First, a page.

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    I’m an American who went to college in Canada. I’m debt-free — and I have no plans to move back to the US.

    Dalia Goldberg credits her decision to study in Montreal with helping her learn a foreign language and graduate debt-free.

    Dalia Goldberg

    Dalia Goldberg chose to leave the US in 2010 to earn her BA at McGill University in Canada.During her four years in college, she experienced some culture shock and learned a new language.After graduating, she continued living abroad, is now happily settled in Spain, and has no debt. 

    It was 2009, my senior year of high school and I felt clueless.

    I’d never fit in particularly well at school. I enjoyed learning when I was younger, but toned down my enthusiasm when it became clear that having too many nerdy interests was “uncool.” So by the time some of my peers were eagerly filling out college applications and even discussing what they might choose as a major, I was still dragging my feet.

    I didn’t feel particularly excited about the future. What was the big deal about college, anyway? I’d just be studying the same old subjects, preparing for some job I didn’t really want. My parents took me on college visits, where we attended presentations that I listened to halfheartedly.

    Growing up in a Philadelphia suburb, the University of Miami caught my eye. I was enamored by the lush green campus filled with flowers and fountains, just a half-hour drive from South Beach. The distance from my hometown was an added bonus. But with a whopping cost of attendance of over $50,000 per year at the time (including fees, room, and board), I’d definitely have to take out student loans.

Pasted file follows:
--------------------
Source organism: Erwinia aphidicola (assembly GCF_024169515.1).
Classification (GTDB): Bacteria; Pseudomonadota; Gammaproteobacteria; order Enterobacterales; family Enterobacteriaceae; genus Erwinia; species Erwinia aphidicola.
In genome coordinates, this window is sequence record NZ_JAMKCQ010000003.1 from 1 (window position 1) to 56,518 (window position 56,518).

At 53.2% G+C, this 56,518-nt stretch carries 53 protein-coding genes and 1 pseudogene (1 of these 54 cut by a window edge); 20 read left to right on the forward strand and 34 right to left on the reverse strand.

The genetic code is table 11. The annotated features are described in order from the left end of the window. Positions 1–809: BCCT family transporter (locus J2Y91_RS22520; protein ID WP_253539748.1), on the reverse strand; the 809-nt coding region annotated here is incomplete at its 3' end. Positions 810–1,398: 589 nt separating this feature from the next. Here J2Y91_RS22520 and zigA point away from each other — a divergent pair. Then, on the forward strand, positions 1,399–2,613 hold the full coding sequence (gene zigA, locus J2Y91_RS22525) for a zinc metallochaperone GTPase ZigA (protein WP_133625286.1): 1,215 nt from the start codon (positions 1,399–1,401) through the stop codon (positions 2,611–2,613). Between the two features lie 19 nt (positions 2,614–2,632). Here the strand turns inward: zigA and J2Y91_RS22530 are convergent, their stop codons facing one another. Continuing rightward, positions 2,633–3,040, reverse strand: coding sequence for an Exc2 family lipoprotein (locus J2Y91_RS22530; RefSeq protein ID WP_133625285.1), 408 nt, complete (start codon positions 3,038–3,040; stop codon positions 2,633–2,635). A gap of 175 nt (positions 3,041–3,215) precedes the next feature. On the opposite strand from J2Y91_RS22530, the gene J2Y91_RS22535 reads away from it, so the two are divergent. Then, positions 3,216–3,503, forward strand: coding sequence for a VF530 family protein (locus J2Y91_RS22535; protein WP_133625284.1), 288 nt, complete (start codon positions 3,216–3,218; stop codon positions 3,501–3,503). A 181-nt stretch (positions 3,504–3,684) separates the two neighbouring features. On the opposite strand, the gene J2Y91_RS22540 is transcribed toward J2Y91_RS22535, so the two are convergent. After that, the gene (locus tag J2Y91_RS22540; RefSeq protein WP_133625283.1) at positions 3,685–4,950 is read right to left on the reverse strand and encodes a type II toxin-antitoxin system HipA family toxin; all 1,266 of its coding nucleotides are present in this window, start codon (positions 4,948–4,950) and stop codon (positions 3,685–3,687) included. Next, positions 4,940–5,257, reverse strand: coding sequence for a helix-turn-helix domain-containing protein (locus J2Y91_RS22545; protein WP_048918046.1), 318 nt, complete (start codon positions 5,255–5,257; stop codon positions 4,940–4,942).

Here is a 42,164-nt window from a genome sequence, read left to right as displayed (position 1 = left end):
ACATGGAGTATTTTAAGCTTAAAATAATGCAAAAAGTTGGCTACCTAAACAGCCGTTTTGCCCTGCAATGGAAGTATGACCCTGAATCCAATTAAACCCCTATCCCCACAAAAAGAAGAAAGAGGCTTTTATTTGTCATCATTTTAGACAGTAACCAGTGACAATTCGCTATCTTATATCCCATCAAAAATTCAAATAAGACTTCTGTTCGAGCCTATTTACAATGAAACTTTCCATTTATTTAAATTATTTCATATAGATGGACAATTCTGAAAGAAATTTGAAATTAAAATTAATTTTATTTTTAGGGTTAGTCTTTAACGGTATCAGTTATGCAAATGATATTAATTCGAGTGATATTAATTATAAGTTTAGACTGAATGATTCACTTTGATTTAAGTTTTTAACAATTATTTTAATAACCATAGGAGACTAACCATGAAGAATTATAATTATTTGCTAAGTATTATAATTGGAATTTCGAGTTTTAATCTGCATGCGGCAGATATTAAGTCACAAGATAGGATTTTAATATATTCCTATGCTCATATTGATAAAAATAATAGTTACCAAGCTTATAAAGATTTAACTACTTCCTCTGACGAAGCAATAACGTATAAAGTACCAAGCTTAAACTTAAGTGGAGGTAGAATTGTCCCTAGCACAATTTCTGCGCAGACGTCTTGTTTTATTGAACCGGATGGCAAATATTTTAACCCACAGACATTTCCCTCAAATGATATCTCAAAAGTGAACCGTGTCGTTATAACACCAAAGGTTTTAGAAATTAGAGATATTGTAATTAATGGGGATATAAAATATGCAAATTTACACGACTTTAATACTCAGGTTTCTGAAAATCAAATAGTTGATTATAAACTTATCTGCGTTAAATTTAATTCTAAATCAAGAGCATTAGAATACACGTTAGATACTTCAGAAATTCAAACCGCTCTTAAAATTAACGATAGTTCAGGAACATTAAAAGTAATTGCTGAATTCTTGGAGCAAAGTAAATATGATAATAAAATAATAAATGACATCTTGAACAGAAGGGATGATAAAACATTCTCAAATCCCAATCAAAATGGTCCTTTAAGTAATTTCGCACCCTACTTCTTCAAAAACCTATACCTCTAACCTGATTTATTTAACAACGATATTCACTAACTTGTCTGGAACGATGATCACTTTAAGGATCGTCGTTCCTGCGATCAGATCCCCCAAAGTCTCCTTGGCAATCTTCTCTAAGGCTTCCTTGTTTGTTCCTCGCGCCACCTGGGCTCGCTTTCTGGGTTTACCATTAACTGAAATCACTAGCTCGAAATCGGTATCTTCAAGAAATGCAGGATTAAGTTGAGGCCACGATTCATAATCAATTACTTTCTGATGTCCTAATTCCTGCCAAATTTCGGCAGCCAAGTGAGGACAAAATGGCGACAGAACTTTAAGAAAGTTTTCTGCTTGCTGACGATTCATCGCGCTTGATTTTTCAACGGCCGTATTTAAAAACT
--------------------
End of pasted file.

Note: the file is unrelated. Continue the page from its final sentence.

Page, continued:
Similarly, NYU offered the excitement of living in a big city, but the tuition fees nearing $60,000 per year were daunting.

    I began filling out applications to state schools, a more affordable option. But I couldn’t quite give up my dream of moving further away and having an adventure.

    I started looking into colleges outside the US

    I wanted to meet new people, explore new places, and get a fresh start. Maybe if I could get away from memories of middle-school bullies and awkward encounters with boys, I could finally start to enjoy studying again.

    My parents had bought me a big book of colleges, which I haphazardly flicked through while watching TV. Then, something caught my eye. Not all the colleges in the book were American; some were overseas, and those were cheaper, a lot cheaper.

    “Can I visit Trinity College Dublin?” I asked my parents. But they weren’t fans of this idea. Europe was far away, and going back and forth would be expensive. Would European degrees be valid in the US? There were too many variables.

    So I proposed a closer option: McGill University in Montreal. It was well-known in the US and just a 1.5 hour flight from Philadelphia. You could even take the train. The costs were significantly cheaper than my other favorites: around $25,000 for the year, including room and board.

    Deciding on Montreal came with challenges